We hope to apply the ideas and statistical methods that we learned in the clover lab to a more useful and relevant topic, accomplishing a better understanding of statistical methods for our class and ourselves. This will allow our class and us to become more familiar with the practical uses of stat view, p values, and t tests.


Rain has been an important factor of life for human beings since Ancient Egyptian times. They relied on it much like we do for the growth of their food. They portrayed rain as having originated from a deity. Aristotle, a philosopher of Greco-roman times, was the first to separate rain from astrology. He was the first to construct theories as to why it rains. Isaac Newton added to the theories on rainfall and weather. Hundreds of years later people are studying the same question as past philosophers and scientists (Middleton 57).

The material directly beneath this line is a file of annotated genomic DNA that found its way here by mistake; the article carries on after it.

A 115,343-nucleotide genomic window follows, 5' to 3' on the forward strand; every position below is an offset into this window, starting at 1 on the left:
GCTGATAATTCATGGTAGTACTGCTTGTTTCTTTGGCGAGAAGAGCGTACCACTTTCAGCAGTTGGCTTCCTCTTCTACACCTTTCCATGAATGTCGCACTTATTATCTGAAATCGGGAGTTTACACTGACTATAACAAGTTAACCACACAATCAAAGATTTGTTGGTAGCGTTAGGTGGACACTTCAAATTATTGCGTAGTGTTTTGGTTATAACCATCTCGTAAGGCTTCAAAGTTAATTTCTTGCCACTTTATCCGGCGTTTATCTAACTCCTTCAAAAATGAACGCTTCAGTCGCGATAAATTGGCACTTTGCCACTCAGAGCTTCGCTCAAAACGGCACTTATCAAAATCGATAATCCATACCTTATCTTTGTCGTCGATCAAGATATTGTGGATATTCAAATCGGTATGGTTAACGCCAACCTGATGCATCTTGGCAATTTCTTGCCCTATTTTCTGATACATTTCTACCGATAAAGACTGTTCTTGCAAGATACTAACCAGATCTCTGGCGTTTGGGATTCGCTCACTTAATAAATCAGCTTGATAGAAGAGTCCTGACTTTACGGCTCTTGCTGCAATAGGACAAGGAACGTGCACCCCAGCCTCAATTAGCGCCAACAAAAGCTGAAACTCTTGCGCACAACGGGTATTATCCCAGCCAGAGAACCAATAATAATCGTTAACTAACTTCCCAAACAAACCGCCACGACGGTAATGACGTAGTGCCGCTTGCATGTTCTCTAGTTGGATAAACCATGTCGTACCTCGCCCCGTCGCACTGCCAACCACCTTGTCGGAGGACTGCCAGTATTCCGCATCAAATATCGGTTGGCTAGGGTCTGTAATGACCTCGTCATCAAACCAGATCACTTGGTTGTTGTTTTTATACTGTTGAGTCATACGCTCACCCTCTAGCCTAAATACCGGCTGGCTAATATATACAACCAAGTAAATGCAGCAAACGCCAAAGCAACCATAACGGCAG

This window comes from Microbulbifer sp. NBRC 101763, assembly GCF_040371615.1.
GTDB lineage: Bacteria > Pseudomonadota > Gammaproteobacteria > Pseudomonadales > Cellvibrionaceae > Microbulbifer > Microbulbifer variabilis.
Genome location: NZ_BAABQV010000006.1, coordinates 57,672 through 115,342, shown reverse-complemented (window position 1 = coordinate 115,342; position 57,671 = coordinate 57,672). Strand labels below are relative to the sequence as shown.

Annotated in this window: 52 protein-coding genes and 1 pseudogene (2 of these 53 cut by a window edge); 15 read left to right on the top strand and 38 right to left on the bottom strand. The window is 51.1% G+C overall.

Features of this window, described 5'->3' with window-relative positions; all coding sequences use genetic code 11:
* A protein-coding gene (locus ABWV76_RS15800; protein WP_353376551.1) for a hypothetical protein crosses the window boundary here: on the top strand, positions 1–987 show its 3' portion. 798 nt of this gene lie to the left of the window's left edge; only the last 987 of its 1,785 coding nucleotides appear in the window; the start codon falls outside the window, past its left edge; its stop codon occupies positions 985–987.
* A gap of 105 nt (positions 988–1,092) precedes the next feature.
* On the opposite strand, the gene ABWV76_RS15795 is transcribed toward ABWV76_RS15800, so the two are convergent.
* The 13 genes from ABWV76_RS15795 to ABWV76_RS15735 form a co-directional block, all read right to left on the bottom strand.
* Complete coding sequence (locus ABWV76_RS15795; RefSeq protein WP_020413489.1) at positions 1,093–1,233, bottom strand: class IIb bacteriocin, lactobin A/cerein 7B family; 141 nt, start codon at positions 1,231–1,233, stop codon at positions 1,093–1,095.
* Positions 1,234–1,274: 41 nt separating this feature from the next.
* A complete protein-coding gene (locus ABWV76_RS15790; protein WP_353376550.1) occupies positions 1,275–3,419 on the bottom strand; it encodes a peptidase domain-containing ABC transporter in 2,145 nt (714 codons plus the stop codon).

The study and recording of rainfall is beneficial to all mankind; you can see it on weather channels or the news. Such recordings influence the daily lives of humans through effects on crops, allergies, and traffic. Everyday, we trust the weathermen to tell us what the daily rainfall is, but we are analyzing it ourselves in our experiment. These all-knowing weathermen use practically the same devices and techniques as we will but more technically advanced, like Hayes Cummins' electronic rain gauge. Just as many forecasters and airports, we will use a rain gauge type that was invented a hundred years ago. It will consist of a collecting funnel that drains the water into a tall measuring container. We will then record the daily rainfall amount ( Another possible method of rainfall collection can be taken from the tipping bucket rain gauge. This contraption consists of two buckets that will tip when approximately 0.1 inches of rain is collected. This will signal an attached recorder and calculate the rainfall over a period of time ( Another type of rain gauge is the optical rain gauge, which "estimates rainfall from the number density of the rain drops" (Encyclopedia of Weather and Climate 443). It accomplishes this by emitting an infrared laser about a meter long, which fluctuates as drops pass. This estimates the amount of rain by how fast the beam is moved. There are many ways to measure rainfall electronically: "weighing the amount of accumulated water, using float valve to measure the height of the water column, or measuring the electrical capacitance of the water column" (Encyclopedia of Weather and Climate 442). This experiment will lead us to our conclusion--that a man-made rain gauge is equivalent in reading rainfall amount to that of an electronic rain gauge.